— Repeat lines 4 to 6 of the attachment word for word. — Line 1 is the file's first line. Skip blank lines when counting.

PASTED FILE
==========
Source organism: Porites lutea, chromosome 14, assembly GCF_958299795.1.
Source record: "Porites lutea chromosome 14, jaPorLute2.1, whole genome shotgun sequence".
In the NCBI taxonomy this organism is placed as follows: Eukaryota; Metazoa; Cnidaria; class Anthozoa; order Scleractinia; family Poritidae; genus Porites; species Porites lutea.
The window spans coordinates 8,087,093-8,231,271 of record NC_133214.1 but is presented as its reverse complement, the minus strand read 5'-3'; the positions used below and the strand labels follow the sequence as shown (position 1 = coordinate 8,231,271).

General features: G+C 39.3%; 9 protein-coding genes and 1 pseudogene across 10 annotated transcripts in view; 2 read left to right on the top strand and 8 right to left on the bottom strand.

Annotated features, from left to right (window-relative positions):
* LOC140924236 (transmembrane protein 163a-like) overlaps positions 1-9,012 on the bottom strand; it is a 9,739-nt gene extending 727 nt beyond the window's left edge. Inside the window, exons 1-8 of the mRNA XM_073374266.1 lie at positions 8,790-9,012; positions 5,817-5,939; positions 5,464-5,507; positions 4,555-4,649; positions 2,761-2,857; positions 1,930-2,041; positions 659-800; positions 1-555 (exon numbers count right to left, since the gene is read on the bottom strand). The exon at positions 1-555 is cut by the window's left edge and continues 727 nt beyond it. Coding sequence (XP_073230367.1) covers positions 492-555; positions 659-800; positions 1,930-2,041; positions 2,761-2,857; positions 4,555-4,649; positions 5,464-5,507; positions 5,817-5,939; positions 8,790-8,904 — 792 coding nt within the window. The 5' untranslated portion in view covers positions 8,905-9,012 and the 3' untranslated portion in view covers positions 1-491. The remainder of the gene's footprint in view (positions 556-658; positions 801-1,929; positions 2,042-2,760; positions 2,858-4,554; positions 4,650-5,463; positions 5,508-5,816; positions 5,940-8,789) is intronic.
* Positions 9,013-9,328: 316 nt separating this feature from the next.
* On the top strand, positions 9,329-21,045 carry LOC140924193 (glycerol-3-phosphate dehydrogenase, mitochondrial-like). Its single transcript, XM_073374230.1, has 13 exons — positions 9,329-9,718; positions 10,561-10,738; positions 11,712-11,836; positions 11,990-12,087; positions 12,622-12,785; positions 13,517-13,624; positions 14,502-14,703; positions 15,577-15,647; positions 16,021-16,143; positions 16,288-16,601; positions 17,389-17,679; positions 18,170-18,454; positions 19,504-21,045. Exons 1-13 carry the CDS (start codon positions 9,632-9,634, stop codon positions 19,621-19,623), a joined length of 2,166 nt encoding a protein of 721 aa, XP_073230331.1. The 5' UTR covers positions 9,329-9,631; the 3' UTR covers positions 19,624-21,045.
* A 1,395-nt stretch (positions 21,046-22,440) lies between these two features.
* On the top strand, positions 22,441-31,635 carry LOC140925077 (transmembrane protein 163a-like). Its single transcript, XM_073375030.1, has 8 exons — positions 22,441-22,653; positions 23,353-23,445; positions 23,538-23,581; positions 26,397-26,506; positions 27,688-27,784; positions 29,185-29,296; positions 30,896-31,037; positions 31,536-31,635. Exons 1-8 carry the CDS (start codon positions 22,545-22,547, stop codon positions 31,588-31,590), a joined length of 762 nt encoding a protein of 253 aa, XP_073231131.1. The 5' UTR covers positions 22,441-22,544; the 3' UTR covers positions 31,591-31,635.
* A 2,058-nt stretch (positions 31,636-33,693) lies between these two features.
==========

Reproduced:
The window spans coordinates 8,087,093-8,231,271 of record NC_133214.1 but is presented as its reverse complement, the minus strand read 5'-3'; the positions used below and the strand labels follow the sequence as shown (position 1 = coordinate 8,231,271).

General features: G+C 39.3%; 9 protein-coding genes and 1 pseudogene across 10 annotated transcripts in view; 2 read left to right on the top strand and 8 right to left on the bottom strand.

Annotated features, from left to right (window-relative positions):